do you remember the script (natas13.php) that we wrote together for the last level ? bring it back, we need it today as well. you have to make some changes though:

echo file_get_contents( “/etc/natas_webpass/natas14 “);

and now let’s make a .jpg file just to have the magic numbers in it: 

echo -e “xffxd8xffxe0n” > newfile.jpg

we should merge these two files: 

cat natas13.php >> newfile.jpg

the rest is the same. upload the file, change the name into .php (now you like burp suite more, right?) and enjoy the moment. come back for the next level.

I thought it’s supposed to be easier…

Today I solved OverTheWire – Natas level 12

hey there, 

the older we get the harder the life is. here in OverTheWire it’s a bit different. so level 12 is much easier if you’ve already passed the other 11 levels. (Good for you, by the way! what a journey, huh?!)

have you already read the script? actually, there is nothing new for us. we can get the same from the page: you should upload a .jpg file not bigger than 1KB. let’s try it. 

before that, do you have burp suite? you’re gonna need it. I should  confess, at first I hated it. now it’s one of my best friends. please, download it and come back…I’ll wait. if you have it already, you need to know how it works, right? Here I’ve found a tutorial for you to be quick, but I’ve learned it and in like 5 hours with this crazy guy.

I made just a random .txt file and tried to upload it to see what is happening when you don’t upload the required .jpeg. 

Have you noticed? it has transferred it into .jpg. Let’s see if we can transfer it into .txt again. and click on the uploaded file: 

voila! it reads the text file. this is so bad… so bad… this is my friend File inclusion vulnerability. what if we create a PHP file because we know that the server supports PHP. no worries, this is going to be easy, you just need one command: file_get_contents, and we already know where the password is right: /etc/natas_webpass/natas13. it should look like this:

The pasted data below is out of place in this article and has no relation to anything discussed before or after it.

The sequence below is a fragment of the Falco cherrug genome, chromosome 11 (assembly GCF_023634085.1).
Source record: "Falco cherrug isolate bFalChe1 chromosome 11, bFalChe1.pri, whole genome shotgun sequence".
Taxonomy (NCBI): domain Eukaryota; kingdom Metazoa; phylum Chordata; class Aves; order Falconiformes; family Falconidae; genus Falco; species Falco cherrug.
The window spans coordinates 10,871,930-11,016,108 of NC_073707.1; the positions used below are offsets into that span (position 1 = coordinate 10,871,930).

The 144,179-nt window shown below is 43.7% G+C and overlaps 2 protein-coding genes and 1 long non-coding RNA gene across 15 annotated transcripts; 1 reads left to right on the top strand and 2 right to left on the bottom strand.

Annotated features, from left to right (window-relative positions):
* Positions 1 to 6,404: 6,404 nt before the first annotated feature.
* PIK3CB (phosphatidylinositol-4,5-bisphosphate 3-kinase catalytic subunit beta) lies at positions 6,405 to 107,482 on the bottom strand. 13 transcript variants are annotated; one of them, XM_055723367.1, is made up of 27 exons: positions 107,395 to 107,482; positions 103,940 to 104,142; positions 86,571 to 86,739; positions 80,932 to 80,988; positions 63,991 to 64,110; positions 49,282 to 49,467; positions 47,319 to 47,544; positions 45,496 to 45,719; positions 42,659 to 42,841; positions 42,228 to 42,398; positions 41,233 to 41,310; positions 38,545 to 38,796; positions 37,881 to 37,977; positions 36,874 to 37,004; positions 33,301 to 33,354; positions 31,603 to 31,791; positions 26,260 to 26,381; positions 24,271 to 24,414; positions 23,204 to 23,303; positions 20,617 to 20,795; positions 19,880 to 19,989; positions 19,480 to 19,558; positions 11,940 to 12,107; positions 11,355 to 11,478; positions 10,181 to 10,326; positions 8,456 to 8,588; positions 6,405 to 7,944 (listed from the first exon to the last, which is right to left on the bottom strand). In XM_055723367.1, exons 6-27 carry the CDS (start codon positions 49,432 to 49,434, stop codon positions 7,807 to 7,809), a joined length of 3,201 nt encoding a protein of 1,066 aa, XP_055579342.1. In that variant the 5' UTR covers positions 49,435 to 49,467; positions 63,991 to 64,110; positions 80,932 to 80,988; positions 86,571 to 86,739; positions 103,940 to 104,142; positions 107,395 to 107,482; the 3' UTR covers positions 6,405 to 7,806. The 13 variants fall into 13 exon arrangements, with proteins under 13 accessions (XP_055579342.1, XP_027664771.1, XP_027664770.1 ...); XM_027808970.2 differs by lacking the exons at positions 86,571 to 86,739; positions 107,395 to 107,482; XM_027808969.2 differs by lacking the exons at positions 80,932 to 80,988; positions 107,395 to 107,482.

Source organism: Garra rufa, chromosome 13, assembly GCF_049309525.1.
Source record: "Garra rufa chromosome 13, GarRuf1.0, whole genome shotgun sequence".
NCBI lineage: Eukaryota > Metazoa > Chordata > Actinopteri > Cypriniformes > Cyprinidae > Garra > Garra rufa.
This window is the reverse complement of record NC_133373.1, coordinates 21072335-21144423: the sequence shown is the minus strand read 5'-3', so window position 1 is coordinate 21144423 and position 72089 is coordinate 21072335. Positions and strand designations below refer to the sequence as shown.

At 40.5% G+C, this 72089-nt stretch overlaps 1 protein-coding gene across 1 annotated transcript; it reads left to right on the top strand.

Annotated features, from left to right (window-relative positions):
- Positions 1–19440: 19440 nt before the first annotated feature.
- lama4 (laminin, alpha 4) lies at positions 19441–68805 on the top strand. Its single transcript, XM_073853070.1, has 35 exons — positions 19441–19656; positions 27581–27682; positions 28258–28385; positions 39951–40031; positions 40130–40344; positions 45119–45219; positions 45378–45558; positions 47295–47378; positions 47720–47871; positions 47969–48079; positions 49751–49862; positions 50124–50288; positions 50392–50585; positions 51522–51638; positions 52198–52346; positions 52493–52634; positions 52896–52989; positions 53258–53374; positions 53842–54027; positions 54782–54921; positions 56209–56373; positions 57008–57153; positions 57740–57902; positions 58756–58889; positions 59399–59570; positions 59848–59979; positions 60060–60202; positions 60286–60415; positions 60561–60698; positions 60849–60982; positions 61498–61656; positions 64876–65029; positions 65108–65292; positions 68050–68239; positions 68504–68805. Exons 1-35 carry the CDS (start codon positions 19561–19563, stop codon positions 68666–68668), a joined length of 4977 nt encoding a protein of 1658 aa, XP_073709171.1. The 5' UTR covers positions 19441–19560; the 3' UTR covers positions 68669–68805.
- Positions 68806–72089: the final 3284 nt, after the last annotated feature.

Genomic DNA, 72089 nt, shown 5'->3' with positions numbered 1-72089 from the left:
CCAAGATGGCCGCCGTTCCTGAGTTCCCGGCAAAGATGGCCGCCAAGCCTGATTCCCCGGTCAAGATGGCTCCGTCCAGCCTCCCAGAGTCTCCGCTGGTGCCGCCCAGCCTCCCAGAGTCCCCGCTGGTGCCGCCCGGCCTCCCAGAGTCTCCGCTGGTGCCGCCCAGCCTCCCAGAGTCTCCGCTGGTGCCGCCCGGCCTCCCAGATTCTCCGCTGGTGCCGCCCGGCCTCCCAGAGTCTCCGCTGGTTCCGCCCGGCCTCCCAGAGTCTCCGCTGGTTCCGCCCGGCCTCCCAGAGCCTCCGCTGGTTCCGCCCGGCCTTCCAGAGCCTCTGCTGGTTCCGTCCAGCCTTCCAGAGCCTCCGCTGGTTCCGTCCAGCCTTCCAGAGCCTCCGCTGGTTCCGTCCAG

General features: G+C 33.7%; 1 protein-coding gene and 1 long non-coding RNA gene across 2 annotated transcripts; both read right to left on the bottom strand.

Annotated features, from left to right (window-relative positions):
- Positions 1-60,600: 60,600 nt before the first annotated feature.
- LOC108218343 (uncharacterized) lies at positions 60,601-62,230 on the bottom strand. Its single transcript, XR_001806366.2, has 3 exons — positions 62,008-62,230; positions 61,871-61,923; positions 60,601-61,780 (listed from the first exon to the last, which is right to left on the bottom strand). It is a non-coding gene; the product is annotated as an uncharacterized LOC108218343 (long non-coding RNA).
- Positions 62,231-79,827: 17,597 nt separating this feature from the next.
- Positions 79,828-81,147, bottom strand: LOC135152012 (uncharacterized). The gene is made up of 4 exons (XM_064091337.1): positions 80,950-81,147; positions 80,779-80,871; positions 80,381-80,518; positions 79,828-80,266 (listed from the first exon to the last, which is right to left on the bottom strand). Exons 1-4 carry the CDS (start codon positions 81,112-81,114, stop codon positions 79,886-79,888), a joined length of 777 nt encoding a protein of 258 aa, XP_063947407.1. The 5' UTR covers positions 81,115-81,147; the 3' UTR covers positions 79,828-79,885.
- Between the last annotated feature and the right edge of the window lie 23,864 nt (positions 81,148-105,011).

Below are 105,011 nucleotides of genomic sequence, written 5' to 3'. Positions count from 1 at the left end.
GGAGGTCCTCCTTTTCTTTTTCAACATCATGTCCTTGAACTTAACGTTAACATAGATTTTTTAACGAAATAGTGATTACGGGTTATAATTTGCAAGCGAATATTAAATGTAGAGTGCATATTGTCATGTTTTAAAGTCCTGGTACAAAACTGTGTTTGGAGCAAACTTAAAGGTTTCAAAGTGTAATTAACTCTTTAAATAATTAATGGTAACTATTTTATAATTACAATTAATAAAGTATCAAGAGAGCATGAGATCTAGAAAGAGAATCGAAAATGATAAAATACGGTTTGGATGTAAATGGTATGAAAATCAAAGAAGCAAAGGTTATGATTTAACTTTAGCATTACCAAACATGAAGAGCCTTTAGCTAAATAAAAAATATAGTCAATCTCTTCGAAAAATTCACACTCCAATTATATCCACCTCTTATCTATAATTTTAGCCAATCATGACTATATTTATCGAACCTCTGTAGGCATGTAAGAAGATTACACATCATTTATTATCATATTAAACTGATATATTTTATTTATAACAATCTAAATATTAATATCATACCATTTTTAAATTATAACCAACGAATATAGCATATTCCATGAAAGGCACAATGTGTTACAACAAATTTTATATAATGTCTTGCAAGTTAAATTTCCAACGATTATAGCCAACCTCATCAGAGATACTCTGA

echo file_get_contents( “/etc/natas_webpass/natas13 “);

save the file as natas12.php and upload it. then just go back to your close friend burp suit and change the .jpg into .php, click forward. what do you think? what will happen if you open the uploaded file? do it yourself, I trust you! see you on the next level.
I thought it’s supposed to be easier…

How I suffered to hack OverTheWire – Natas level 11

hey there,

so you have already passed all the previous levels, congrats, you are good to go! it’s getting a bit complicated from now on. No worries! I’m here to make it easier for you. Now we are on level 11, and I hope you have the password.

What do we see here?

you already know what to do, right? let’s see what the sourcecode says:
$defaultdata = array( "showpassword"=>"no", "bgcolor"=>"#ffffff");

function xor_encrypt($in) {
$key = '<censored>';
$text = $in;
$outText = '';

// Iterate through each character
for($i=0;$i<strlen($text);$i++) {
$outText .= $text[$i] ^ $key[$i % strlen($key)];

    return $outText;

$defaultdata array contains two values: showpassword and bgcolor. (you do see that “no”, do you? we are gonna change that to “yes”)